NEWS

Minister targets men who had unprotected sex with prostitutes

Several more sex workers were confirmed to be HIV carriers on Wednesday as hundreds of male visitors to brothels contacted a helpline to arrange for tests and Health Minister Andreas Loverdos called for the criminalization of unprotected sex with illegal prostitutes.

More tests conducted on prostitutes by the Center for Disease Control and Prevention (KEEL) found five more to be HIV positive, bringing the total number of women with the potentially deadly virus to 17.

Meanwhile more than 2,000 men had called KEEL?s helpline by late yesterday to seek advice after having unprotected sex with prostitutes.

Loverdos accused these men yesterday of gross negligence, adding that their sexual behavior ?bordered on outright callousness.? ?It would be shortsighted, unfair and incompatible with our culture not to see the responsibility of the guy with the money who?s paying,? Loverdos said. Earlier, the minister had said that seeking unprotected sex at illegal brothels should be categorized as a felony. The sex workers detained so far face charges of intentionally causing grievous bodily harm, also a felony.Health authorities said yesterday that most of these women were addicted to drugs and working as prostitutes to raise the money for their fixes.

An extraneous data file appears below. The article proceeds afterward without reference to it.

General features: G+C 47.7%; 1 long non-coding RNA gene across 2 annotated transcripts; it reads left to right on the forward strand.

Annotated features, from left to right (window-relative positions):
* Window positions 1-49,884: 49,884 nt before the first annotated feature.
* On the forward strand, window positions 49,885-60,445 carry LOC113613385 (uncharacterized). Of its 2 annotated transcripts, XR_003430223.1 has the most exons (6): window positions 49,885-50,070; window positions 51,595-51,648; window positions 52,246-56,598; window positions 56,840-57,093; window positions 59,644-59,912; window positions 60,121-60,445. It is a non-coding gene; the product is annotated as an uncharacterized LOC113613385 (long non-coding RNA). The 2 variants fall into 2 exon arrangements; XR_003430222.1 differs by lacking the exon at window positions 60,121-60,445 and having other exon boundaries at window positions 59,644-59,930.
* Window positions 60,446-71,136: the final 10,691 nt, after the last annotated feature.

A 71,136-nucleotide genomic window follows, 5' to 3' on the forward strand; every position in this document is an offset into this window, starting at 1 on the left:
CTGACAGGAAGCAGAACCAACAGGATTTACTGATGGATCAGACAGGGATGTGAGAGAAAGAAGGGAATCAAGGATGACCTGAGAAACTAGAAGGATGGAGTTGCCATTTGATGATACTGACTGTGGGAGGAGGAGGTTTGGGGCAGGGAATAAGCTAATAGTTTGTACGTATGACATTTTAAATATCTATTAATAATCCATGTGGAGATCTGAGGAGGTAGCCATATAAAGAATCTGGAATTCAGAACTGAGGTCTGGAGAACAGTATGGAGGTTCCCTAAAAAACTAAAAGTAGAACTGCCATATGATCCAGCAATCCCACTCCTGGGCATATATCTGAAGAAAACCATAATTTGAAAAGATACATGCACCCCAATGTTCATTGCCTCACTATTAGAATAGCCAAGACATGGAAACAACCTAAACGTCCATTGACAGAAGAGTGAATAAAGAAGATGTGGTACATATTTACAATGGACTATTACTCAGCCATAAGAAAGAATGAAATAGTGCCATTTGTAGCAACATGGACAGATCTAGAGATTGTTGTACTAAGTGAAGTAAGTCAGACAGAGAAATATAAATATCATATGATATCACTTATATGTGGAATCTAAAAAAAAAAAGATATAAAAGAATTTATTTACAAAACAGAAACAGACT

According to research by the Organization Against Drugs (OKANA), addict prostitutes receive between five and 10 clients a day.

Loverdos on Wednesday rebuffed widespread criticism against the authorities for failing to curb the illegal sex trade in central Athens, as well as the illegal drug trade, which is also known to have contributed to the spread of HIV. He claimed that municipal police officers had interfered with the work of KEEL mobile units, forcing them to move.

Meanwhile a public outcry against the decision to make public the photographs of 12 sex workers alleged to have tested positive for HIV continued to fuel fierce debate on social networking sites. Both Loverdos and Citizens? Protection Minister Michalis Chrysochoidis defended the decision, noting that public health overrides privacy concerns.